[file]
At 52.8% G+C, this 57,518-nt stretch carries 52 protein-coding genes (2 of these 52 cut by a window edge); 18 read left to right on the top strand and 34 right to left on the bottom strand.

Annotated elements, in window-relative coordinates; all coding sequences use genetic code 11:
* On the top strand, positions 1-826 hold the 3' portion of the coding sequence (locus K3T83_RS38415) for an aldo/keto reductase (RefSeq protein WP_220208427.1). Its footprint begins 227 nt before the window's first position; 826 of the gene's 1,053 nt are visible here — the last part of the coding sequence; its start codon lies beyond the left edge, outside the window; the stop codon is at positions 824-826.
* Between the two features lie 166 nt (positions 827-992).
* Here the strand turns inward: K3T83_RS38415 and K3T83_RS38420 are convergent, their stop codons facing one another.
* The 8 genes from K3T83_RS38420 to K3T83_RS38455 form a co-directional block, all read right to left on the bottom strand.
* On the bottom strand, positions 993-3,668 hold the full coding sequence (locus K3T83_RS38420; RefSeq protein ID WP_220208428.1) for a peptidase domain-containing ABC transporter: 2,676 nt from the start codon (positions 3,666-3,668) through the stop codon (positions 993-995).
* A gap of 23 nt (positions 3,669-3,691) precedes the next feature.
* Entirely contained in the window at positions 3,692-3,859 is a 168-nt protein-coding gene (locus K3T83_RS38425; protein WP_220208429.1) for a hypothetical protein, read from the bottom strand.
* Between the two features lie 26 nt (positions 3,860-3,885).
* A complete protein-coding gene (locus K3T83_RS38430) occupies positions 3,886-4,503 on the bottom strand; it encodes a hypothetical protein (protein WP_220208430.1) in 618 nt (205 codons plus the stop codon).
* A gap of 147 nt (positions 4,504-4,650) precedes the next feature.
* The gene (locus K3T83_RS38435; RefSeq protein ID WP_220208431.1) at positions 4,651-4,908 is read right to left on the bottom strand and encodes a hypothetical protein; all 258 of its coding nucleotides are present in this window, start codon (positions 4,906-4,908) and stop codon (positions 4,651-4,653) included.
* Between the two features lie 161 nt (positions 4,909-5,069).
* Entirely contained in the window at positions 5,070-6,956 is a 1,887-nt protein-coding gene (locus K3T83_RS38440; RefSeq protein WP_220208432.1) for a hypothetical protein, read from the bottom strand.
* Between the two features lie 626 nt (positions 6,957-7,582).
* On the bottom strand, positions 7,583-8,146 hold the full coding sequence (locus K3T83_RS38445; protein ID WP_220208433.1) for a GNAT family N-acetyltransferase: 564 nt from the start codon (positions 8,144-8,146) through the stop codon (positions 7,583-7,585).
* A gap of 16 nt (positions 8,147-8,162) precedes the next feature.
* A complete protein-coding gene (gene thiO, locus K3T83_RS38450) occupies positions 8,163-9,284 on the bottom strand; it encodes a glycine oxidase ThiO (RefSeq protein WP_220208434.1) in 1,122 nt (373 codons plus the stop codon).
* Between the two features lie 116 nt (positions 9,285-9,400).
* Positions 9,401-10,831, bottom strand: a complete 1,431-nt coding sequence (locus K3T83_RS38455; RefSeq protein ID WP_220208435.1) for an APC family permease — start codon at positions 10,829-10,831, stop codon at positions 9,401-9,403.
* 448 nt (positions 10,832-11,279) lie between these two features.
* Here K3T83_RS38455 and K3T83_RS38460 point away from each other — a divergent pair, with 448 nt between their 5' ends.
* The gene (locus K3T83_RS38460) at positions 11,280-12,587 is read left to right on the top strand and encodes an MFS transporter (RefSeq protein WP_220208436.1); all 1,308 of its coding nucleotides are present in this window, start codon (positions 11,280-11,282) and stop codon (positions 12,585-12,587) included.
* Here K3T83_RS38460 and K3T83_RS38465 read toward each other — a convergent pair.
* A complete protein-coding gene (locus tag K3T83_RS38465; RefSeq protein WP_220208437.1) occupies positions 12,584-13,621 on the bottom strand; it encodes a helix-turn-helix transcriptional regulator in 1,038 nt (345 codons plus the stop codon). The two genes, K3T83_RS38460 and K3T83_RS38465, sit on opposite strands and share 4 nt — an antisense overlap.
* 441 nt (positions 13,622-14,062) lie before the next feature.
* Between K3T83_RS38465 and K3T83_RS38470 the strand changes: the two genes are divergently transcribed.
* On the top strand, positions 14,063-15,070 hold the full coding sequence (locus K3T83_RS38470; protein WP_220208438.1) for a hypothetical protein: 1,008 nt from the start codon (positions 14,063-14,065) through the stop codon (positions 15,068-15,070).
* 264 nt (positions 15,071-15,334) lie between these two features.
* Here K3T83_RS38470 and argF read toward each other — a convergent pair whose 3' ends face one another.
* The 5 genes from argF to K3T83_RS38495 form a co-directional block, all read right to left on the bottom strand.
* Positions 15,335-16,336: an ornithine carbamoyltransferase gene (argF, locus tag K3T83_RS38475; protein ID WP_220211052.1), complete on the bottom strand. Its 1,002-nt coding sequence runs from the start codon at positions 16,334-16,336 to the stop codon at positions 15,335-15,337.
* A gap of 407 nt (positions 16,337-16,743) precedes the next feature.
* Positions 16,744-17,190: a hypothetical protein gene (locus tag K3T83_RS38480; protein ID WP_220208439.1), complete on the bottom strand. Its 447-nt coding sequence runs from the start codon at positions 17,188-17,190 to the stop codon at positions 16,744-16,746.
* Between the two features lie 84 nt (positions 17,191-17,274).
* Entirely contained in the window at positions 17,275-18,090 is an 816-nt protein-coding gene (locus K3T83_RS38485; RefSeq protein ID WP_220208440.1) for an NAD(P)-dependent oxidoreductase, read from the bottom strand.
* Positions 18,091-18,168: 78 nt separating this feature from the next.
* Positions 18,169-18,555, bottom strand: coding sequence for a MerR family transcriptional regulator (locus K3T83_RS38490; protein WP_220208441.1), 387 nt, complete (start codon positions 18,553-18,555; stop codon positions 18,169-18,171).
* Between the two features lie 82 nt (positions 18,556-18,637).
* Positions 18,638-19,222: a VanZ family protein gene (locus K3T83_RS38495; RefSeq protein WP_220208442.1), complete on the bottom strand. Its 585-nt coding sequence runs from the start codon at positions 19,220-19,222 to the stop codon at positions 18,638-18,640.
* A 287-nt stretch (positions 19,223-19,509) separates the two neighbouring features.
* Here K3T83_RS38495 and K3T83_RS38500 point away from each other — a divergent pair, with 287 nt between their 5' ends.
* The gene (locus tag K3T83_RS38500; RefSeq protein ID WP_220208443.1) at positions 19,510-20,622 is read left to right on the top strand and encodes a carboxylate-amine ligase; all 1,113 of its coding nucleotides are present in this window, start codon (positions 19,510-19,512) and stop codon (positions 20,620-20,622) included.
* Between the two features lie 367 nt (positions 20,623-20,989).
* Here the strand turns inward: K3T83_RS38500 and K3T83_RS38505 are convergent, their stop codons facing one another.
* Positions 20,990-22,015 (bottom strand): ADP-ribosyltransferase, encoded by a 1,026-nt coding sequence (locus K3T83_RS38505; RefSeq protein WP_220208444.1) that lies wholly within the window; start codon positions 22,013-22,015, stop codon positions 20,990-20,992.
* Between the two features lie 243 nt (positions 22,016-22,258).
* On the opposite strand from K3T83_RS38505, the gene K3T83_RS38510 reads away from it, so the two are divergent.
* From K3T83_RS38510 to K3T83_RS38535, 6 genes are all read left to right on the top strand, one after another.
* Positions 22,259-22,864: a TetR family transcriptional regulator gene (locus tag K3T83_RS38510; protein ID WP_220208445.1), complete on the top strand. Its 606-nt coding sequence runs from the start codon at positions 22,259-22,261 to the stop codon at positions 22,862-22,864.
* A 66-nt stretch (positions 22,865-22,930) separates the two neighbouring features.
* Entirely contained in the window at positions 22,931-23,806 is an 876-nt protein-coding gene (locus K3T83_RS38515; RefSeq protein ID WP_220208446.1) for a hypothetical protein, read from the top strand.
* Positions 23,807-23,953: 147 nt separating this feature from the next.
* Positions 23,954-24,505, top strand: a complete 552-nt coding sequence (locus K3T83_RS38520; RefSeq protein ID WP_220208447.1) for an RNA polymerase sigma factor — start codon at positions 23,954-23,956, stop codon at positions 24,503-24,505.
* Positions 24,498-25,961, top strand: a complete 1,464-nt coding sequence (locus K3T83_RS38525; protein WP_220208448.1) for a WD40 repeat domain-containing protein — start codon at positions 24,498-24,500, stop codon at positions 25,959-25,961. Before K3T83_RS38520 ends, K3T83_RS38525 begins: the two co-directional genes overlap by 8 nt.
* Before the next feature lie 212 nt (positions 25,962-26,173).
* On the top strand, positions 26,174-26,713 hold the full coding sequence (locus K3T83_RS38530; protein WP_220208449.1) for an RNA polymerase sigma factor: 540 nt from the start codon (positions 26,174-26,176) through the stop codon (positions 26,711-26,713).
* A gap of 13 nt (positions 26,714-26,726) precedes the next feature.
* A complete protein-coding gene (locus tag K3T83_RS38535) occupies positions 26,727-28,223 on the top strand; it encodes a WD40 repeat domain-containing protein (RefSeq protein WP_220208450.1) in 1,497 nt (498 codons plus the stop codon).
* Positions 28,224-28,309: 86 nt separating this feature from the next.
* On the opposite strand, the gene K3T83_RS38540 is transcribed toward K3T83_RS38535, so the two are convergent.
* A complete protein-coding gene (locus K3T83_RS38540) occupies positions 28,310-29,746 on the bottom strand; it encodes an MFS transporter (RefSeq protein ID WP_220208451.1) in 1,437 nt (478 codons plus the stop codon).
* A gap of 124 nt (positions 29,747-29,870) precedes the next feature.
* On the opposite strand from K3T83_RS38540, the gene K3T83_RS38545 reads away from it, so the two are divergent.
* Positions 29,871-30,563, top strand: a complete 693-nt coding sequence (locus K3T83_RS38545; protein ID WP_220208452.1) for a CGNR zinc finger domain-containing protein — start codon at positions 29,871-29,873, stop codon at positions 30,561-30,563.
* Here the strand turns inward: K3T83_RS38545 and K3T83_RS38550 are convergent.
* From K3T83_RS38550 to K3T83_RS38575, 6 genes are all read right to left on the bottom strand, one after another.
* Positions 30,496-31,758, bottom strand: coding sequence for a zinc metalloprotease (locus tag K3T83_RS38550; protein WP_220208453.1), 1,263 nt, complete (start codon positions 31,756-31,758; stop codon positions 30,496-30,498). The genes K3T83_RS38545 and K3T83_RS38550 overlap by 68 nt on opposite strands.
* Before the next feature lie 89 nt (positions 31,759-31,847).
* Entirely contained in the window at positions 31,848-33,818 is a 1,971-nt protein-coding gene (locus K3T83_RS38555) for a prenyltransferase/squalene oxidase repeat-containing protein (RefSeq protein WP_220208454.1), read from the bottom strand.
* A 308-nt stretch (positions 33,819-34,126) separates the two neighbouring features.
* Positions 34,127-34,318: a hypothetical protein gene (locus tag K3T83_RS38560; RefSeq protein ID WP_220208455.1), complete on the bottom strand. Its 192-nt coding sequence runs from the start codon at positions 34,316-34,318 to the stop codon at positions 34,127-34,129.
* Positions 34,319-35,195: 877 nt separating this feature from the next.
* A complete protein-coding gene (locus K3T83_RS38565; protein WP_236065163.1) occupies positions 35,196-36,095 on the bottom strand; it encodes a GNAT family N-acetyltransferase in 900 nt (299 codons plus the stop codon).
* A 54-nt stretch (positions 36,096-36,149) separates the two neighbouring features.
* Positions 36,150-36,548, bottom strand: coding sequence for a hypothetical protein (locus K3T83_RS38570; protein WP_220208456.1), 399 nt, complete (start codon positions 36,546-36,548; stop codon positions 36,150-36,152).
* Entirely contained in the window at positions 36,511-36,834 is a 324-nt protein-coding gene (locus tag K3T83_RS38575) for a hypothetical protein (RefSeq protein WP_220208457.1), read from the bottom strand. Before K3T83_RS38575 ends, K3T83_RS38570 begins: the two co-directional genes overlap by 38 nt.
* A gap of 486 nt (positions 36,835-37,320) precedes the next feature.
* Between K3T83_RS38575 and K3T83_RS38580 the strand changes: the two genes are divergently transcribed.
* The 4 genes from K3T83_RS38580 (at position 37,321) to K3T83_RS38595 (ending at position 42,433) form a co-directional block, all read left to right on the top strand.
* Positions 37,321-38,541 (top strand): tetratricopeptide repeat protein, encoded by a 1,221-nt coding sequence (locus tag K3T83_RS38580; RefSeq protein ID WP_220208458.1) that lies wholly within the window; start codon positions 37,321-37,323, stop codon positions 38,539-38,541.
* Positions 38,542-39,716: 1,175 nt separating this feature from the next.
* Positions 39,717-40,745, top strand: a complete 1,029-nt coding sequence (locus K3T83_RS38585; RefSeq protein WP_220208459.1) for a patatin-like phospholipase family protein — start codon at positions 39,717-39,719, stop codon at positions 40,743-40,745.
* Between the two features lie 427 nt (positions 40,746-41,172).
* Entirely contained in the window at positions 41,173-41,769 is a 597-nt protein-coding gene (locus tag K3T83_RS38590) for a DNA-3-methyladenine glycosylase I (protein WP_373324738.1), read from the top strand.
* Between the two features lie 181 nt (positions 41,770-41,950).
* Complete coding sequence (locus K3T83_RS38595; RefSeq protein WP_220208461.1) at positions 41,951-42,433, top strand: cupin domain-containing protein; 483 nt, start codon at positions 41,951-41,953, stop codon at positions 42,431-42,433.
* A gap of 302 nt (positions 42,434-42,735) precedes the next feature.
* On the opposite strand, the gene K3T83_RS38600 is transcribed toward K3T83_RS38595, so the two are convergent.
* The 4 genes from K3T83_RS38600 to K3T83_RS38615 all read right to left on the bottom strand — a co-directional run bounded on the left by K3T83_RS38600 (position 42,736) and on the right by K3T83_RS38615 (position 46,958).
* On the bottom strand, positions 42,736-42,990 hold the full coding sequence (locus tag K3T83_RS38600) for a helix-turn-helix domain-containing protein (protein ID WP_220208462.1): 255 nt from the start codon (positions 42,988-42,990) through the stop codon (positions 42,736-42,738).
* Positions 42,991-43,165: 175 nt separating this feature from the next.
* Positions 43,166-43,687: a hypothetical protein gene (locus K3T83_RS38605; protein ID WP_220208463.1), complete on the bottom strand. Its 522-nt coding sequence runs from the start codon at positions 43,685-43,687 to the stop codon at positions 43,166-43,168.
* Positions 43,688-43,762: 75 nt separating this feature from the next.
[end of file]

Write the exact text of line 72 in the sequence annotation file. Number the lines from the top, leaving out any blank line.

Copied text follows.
* A 308-nt stretch (positions 33,819-34,126) separates the two neighbouring features.